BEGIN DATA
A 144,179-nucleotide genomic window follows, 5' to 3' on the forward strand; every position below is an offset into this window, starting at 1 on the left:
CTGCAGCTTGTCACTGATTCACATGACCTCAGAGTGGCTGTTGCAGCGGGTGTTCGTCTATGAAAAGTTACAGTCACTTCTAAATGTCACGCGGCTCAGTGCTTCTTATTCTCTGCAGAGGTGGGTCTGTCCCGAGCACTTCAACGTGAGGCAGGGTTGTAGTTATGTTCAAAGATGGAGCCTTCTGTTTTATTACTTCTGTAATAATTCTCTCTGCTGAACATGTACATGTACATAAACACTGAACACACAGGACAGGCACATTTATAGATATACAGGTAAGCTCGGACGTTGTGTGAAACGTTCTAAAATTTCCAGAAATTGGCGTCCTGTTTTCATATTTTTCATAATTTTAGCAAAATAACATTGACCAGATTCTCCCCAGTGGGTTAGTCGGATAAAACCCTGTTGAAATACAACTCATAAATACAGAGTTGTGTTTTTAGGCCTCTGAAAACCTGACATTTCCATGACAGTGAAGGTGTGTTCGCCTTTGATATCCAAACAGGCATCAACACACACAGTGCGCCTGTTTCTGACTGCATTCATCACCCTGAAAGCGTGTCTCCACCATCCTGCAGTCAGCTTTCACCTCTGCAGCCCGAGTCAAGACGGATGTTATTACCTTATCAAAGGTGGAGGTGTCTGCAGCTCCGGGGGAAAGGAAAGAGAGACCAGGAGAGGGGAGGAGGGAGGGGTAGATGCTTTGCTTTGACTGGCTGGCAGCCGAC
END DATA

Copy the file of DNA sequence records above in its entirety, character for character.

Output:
A 144,179-nucleotide genomic window follows, 5' to 3' on the forward strand; every position below is an offset into this window, starting at 1 on the left:
CTGCAGCTTGTCACTGATTCACATGACCTCAGAGTGGCTGTTGCAGCGGGTGTTCGTCTATGAAAAGTTACAGTCACTTCTAAATGTCACGCGGCTCAGTGCTTCTTATTCTCTGCAGAGGTGGGTCTGTCCCGAGCACTTCAACGTGAGGCAGGGTTGTAGTTATGTTCAAAGATGGAGCCTTCTGTTTTATTACTTCTGTAATAATTCTCTCTGCTGAACATGTACATGTACATAAACACTGAACACACAGGACAGGCACATTTATAGATATACAGGTAAGCTCGGACGTTGTGTGAAACGTTCTAAAATTTCCAGAAATTGGCGTCCTGTTTTCATATTTTTCATAATTTTAGCAAAATAACATTGACCAGATTCTCCCCAGTGGGTTAGTCGGATAAAACCCTGTTGAAATACAACTCATAAATACAGAGTTGTGTTTTTAGGCCTCTGAAAACCTGACATTTCCATGACAGTGAAGGTGTGTTCGCCTTTGATATCCAAACAGGCATCAACACACACAGTGCGCCTGTTTCTGACTGCATTCATCACCCTGAAAGCGTGTCTCCACCATCCTGCAGTCAGCTTTCACCTCTGCAGCCCGAGTCAAGACGGATGTTATTACCTTATCAAAGGTGGAGGTGTCTGCAGCTCCGGGGGAAAGGAAAGAGAGACCAGGAGAGGGGAGGAGGGAGGGGTAGATGCTTTGCTTTGACTGGCTGGCAGCCGAC